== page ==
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PHP advocate Terry Chay has said:

Rails is like a rounded rectangle and PHP is like a ball of nails.

When I say that PHP is a ball of nails, basically, PHP is just this piece of shit that you just put together put all the parts together and you throw it against the wall and it fucking sticks.

Putting aside the comparison between a framework and a language (maybe he really meant Ruby rather than Rails, I don't know), These quotes really rung true to me as a person who has some experience with PHP and Ruby on Rails.

PHP is ugly, no one will really disagree with that. But when used in the domain is was designed for (websites) it gets the job done. It's a ball of nails that sticks to the wall. Until recently at least, Rails was a bit more hassle to deploy, PHP is ever present, even on super cheap shared hosting packages and more "plug and play" in deployment. The fact that PHP is so popular means there's a massive amount of pre-existing apps and help (of varying quality) only a Google search away. This is true for any language, I guess, but PHP more so than most.

But Ruby (like Python) is a bit more general purpose and compared to PHP just seems more thought through to me. More consistent. I've always felt that aside from any other factors, this possibly also has to do with the age of the languages and what time they "grew up" in. But in any case, I actually find it easier to conceptualise more in depth concepts when using Ruby and Rails. So Ruby - and by extension - Rails is more like a rounded rectangle, it feels nice with no sharp bits, somehow balanced and symmetrical in my mind. But I feel the initial learning curve of Ruby (and I assume Python) might be a little steeper than PHP. Maybe that's just because I had gotten more ambitious by the time I'd hit Ruby.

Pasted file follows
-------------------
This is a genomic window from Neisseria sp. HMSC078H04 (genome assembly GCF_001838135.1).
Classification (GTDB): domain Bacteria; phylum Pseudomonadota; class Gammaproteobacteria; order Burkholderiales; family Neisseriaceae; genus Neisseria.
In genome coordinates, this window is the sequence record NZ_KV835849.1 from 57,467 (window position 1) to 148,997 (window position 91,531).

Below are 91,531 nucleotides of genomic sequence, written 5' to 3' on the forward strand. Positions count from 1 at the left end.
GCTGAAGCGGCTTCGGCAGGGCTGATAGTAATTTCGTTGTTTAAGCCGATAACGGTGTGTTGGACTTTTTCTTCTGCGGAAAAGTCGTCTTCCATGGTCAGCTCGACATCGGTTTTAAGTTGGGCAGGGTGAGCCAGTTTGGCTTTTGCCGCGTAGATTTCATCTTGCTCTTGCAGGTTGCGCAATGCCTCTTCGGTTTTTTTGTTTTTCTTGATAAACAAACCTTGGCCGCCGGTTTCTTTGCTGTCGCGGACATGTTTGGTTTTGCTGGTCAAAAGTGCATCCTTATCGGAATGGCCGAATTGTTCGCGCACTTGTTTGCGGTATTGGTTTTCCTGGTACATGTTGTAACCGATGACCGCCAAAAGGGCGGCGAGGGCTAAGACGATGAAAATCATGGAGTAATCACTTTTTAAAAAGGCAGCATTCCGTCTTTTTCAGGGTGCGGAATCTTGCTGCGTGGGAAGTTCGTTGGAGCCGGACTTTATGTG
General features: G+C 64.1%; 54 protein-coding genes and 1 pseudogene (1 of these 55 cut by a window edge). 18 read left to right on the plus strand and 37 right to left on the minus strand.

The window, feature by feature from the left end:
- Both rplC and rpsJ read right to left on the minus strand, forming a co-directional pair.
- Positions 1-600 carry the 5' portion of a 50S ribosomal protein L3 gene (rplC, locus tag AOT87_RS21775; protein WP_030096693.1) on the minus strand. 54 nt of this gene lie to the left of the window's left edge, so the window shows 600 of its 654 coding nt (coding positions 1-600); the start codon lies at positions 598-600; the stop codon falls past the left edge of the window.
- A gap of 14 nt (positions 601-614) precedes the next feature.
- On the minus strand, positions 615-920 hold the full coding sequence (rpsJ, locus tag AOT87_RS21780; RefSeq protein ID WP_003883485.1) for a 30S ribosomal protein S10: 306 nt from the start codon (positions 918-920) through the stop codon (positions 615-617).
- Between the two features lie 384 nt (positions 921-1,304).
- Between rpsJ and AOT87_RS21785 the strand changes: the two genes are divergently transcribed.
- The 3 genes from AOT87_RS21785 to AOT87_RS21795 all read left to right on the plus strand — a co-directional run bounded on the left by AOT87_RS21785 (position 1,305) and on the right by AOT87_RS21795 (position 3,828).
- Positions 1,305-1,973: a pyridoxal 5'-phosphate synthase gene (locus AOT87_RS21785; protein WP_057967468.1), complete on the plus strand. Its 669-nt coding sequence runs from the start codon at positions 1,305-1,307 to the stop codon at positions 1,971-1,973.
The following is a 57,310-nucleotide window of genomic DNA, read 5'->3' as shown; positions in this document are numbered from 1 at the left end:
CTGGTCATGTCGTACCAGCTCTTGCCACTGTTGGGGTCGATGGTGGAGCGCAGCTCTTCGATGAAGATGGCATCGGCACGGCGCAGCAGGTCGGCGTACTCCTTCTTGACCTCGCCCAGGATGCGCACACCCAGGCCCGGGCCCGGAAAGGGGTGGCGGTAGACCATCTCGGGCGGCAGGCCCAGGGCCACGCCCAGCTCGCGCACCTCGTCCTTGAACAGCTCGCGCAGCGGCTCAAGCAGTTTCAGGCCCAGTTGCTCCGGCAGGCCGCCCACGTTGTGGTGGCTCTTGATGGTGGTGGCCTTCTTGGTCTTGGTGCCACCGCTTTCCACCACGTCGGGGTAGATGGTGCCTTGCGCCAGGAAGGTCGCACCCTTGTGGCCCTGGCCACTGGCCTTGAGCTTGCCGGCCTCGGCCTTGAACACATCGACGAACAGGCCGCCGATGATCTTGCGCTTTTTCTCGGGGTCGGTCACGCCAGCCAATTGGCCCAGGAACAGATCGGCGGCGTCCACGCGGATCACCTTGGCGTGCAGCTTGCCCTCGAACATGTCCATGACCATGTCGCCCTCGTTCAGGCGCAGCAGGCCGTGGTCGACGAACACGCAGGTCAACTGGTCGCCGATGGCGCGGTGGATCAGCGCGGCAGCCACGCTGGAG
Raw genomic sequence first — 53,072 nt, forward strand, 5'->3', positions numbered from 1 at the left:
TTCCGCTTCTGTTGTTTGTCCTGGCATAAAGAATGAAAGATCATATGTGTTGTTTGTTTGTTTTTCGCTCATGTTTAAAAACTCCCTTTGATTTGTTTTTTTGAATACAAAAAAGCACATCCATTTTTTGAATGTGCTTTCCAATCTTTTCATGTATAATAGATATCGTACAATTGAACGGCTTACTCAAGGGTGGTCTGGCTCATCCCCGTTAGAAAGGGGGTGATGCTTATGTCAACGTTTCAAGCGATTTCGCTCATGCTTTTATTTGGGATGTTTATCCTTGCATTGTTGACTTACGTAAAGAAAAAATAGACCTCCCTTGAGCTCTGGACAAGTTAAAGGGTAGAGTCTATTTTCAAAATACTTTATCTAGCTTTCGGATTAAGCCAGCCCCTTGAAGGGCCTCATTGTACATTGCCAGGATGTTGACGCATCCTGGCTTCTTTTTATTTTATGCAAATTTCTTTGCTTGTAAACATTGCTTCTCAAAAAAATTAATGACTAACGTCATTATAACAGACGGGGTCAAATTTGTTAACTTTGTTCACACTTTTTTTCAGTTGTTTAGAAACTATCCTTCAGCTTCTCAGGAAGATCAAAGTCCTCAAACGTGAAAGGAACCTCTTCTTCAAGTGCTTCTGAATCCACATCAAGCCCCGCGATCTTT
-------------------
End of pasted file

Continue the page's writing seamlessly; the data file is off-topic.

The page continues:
Hopefully my ramblings have helped you a little. But to more directly answer you, yes it is absolutely possible to code some awesome and scalable apps in PHP. Just look around, the Internet is full of them. But would you benefit from learning some Ruby or Python along side your existing PHP knowledge, the answer is again absolutely yes. I probably don't have to add it, but just to be clear, you can of course also code some awesome and scalable apps with Ruby or Python.

I don't think these choices are as "either or" as a novice might generally think. Many concepts are similar regardless of which language you use. Putting time into one language does not necessarily mean that time is wasted if you later choose to switch.

PHP is a great language to get stuff done. And if you're a decent programmer, the later versions even give you the tools to get things done relatively nicely.

The only problem for a beginner is that you'd have a hell of a time finding any decent code to learn from. This can be a problem in any language to some degree, but PHP is the worst, followed shortly by Javascript.

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